Audio Equilibrium: Finding Natural Balance in Our Soundscapes

by Danielle Venne,  ECD, Music Production


Before we dive in, I invite you to pause for a minute. Listen to the sounds in your environment. Take note of the highest highs and deepest lows. Observe what sounds are in the foreground, background and midground. Notice what sounds are constant versus those that are sporadic. Are any of them NOT made by humans? Do any of these sounds give you pleasure? Calmness? Anxiety? Fear?

As we’re learning, you can measure the health of an environment – natural or constructed – by listening. Architects have been trying to crack sonic perfection for centuries, designing spaces for music to be heard in their most optimum state. William Burnet Tuthill, cellist and architect for Carnegie Hall in New York City, studied spaces across the globe to get his designs just right for concertgoers.

“Like most things, Mother Nature does it better than we can.”

Consider the finely tuned sonic environment of a traditional orchestral performance. Orchestras are a well-balanced collection of frequencies and colors. There are just enough highs (an occasional solo piccolo, and one triangle will suffice) and just enough lows (one bass drum, a few double basses do the trick). Piercing sounds are used judiciously (a loud cymbal crash), and a well-orchestrated piece of music ebbs and flows within these parameters. But, like most things, Mother Nature does it better than we can. We are just an imitation of true sonic equilibrium.

A healthy natural ecosystem is balanced in its frequencies. There are highs (insects) and lows (thunder) – but ideally all in balance. When an ecosystem degrades, so does its sounds. Let’s consider what can happen with deforestation. Riverbanks erode and what was once a low murmur of water becomes a deeper, more intense frequency than before. Gone are the slow-moving pools of water that attracted insects – which means gone too are a range of higher frequencies. Insect sounds at the highest range of our hearing, and the birds that would have eaten the insects are gone too and have taken their songs with them. Deforestation implies the presence of loud machinery as well. What was once healthy ecosystem with a blend of frequencies, has now been altered into something lacking range and dynamics. Just like we feel the lack of sunlight in the winter, humans can feel the lack of aural balance in our environment.



The soundscape ecologist Bernie Krause classified these sounds under the category of “Anthrophony” (which basically means any sound created by humans). You can add traffic sounds, vacuum cleaners, and your text message alerts to that category.

There are two additional categories of sound that Krause was more interested in studying: “Geophony” and “Biophony.” Geophony is sounds made from the earth, and Biophony from the plants and animals. Both categories encompass every sound made in the natural world. Anthrophony is difficult to escape and at its worst, damaging to our health. We needn’t look further than current events to realize that many people around the globe have no agency in their environments – least of all how they sound. For those living in war zones, the sounds of war bring the immediate effects of terror and stress, and even long-lasting ones of trauma and anxiety.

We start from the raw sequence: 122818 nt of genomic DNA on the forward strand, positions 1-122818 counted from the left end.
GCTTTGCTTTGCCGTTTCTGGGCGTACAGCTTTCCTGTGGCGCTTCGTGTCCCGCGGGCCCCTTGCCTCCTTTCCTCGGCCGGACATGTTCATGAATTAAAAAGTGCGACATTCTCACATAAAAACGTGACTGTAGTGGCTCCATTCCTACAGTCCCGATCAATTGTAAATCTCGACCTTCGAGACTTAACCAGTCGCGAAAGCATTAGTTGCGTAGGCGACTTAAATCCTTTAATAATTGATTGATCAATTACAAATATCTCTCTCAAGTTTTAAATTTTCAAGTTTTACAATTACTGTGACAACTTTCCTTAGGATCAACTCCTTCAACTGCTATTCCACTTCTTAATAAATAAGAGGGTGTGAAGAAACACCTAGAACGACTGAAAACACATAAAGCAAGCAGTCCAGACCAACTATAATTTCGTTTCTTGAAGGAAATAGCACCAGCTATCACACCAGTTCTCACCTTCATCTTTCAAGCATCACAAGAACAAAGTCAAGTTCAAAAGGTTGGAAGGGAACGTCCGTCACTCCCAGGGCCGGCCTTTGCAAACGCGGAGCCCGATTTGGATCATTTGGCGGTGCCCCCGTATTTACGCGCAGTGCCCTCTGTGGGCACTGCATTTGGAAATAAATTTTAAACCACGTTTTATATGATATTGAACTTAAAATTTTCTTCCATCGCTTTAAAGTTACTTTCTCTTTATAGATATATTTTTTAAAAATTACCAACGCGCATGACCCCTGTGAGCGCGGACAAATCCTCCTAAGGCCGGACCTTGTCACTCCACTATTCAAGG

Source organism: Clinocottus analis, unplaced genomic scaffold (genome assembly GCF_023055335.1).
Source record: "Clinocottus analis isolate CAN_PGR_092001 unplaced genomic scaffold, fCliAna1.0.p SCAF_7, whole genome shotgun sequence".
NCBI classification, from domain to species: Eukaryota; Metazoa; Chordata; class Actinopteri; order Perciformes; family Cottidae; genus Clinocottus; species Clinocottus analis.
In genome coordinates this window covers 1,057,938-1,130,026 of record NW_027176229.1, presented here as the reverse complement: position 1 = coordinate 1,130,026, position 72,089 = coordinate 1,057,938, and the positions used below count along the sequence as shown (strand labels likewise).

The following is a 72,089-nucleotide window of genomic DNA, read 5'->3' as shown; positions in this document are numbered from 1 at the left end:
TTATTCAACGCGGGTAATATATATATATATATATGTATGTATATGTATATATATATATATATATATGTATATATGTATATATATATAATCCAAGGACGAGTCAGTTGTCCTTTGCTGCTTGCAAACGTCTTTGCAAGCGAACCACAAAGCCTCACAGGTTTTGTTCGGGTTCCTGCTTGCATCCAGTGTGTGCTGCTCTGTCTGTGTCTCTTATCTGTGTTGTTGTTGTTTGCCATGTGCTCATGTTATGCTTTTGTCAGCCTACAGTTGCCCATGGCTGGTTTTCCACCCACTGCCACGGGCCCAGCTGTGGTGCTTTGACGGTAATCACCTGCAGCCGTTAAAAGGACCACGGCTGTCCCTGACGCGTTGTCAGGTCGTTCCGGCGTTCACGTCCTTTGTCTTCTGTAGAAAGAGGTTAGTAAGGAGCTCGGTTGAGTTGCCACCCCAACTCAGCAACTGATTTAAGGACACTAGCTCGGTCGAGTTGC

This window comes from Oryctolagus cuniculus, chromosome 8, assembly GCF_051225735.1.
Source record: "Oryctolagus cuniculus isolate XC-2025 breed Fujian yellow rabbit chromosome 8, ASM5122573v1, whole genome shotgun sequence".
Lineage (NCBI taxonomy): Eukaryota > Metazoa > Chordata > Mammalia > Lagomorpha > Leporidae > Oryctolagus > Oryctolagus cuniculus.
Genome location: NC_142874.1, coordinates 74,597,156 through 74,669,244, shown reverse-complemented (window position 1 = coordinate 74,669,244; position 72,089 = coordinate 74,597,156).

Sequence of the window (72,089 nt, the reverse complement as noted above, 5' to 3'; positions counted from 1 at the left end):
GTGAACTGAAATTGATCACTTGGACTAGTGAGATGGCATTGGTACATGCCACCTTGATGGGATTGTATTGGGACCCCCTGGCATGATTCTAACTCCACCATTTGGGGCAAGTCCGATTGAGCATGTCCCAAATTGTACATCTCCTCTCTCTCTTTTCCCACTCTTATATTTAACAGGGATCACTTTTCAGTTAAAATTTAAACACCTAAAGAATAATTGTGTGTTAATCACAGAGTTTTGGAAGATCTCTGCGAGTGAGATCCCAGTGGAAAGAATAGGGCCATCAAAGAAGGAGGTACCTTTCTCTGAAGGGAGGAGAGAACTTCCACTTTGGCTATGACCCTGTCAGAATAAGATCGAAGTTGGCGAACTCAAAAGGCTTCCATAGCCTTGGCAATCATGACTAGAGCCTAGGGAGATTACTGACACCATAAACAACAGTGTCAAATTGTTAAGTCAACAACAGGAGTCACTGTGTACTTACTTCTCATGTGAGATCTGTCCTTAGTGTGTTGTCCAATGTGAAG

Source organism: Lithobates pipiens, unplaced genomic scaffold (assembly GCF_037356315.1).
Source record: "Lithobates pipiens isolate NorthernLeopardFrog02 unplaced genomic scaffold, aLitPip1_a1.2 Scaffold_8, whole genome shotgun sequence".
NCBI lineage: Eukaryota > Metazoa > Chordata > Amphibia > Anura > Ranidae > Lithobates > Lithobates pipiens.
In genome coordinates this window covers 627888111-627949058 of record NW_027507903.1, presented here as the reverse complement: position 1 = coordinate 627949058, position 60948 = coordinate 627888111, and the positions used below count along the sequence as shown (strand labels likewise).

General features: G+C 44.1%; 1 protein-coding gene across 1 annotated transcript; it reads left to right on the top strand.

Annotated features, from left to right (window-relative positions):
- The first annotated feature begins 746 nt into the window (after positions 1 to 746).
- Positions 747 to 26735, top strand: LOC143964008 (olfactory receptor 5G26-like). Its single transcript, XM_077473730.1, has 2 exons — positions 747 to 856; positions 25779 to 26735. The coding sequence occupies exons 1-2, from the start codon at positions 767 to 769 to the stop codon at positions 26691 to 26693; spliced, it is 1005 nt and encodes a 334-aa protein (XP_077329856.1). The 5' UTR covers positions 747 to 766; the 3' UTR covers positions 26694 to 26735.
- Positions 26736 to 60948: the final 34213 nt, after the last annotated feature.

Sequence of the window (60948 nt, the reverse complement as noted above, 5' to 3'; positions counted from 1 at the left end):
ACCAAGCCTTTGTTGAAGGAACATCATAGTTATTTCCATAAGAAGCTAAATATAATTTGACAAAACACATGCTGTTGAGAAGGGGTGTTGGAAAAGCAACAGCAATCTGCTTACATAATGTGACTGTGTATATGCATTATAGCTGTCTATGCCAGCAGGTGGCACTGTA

As for the sonic environments that we have the privilege of controlling, it is in our best interest to bring, or at least strive toward, a “natural” balance.

The sounds of war are a wholly man-made phenomenon. And we have also slowly ridden the world of much of the Biophony and Geophony that once existed.

As for the sonic environments that we have the privilege of controlling — our offices, homes and public squares — it is in our best interest to bring, or at least strive toward, a “natural” balance. Thus, we turn to the urbanized, mechanical, and digital world that many of us live in. In urban environments, the sounds of traffic, jackhammers, and car stereos crowd our soundscapes. But if we’re lucky, there might be some trees nearby with a few birds in it. We might get to enjoy a sudden rainstorm on a summer day in the park. We already tend to associate the sounds of nature with relaxation, calmness and peace, so it doesn’t take a giant leap to see the advantages of designing spaces with nature’s elements in mind. Of course, it is an enormous privilege to be able to do so – to be able to recreate a sonic landscape in perfect harmony. One that blocks out the sonic trash and strives to imitate nature – if only for a little bit.

We can even revitalize the cement and car fumes of our cities to feel like they are full of living, breathing life. For AT&T Discovery District in Downtown Dallas, Made Music Studio sought to reimagine the public square as a place for visitors to explore and be inspired. So for The Plaza ambient soundscape, we incorporated the sounds of wind, running water and birds native to the Dallas area, transforming an urban center into place of calm and peace, and bringing nature-inspired balance to a corporate headquarters.



My hope is that as you go on with your day, you occasionally stop and listen to your environment. Think about what sounds you’d like to lose and what sounds you’d like to gain. Also consider those who have no agency in what sounds they are exposed to – and what a privilege we have in our ability to create and control the sound of our environments.

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